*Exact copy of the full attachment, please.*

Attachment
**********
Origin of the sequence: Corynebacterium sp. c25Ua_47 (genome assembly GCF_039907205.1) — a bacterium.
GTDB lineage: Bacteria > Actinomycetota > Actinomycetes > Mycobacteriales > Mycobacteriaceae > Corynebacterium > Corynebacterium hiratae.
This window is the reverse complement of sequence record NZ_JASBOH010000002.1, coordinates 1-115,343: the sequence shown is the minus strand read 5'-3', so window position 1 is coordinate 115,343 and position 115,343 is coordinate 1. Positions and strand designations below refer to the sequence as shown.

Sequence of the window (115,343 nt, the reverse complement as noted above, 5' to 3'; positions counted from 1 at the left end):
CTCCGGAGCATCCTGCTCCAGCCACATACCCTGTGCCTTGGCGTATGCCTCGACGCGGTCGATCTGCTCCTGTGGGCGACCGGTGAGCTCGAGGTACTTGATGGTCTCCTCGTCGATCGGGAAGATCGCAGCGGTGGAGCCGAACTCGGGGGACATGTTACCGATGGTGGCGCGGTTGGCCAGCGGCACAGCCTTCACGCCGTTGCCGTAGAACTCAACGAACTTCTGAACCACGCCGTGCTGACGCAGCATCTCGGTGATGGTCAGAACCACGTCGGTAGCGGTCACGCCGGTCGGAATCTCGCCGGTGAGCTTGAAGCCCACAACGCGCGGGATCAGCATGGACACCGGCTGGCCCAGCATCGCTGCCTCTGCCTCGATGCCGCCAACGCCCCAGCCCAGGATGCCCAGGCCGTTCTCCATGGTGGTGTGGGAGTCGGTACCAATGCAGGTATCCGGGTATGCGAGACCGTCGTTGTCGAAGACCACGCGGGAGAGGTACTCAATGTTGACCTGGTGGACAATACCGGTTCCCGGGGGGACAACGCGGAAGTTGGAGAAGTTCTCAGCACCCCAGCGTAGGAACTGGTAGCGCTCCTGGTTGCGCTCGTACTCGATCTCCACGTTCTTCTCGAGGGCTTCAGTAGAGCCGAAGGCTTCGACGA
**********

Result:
Origin of the sequence: Corynebacterium sp. c25Ua_47 (genome assembly GCF_039907205.1) — a bacterium.
GTDB lineage: Bacteria > Actinomycetota > Actinomycetes > Mycobacteriales > Mycobacteriaceae > Corynebacterium > Corynebacterium hiratae.
This window is the reverse complement of sequence record NZ_JASBOH010000002.1, coordinates 1-115,343: the sequence shown is the minus strand read 5'-3', so window position 1 is coordinate 115,343 and position 115,343 is coordinate 1. Positions and strand designations below refer to the sequence as shown.

Sequence of the window (115,343 nt, the reverse complement as noted above, 5' to 3'; positions counted from 1 at the left end):
CTCCGGAGCATCCTGCTCCAGCCACATACCCTGTGCCTTGGCGTATGCCTCGACGCGGTCGATCTGCTCCTGTGGGCGACCGGTGAGCTCGAGGTACTTGATGGTCTCCTCGTCGATCGGGAAGATCGCAGCGGTGGAGCCGAACTCGGGGGACATGTTACCGATGGTGGCGCGGTTGGCCAGCGGCACAGCCTTCACGCCGTTGCCGTAGAACTCAACGAACTTCTGAACCACGCCGTGCTGACGCAGCATCTCGGTGATGGTCAGAACCACGTCGGTAGCGGTCACGCCGGTCGGAATCTCGCCGGTGAGCTTGAAGCCCACAACGCGCGGGATCAGCATGGACACCGGCTGGCCCAGCATCGCTGCCTCTGCCTCGATGCCGCCAACGCCCCAGCCCAGGATGCCCAGGCCGTTCTCCATGGTGGTGTGGGAGTCGGTACCAATGCAGGTATCCGGGTATGCGAGACCGTCGTTGTCGAAGACCACGCGGGAGAGGTACTCAATGTTGACCTGGTGGACAATACCGGTTCCCGGGGGGACAACGCGGAAGTTGGAGAAGTTCTCAGCACCCCAGCGTAGGAACTGGTAGCGCTCCTGGTTGCGCTCGTACTCGATCTCCACGTTCTTCTCGAGGGCTTCAGTAGAGCCGAAGGCTTCGACGA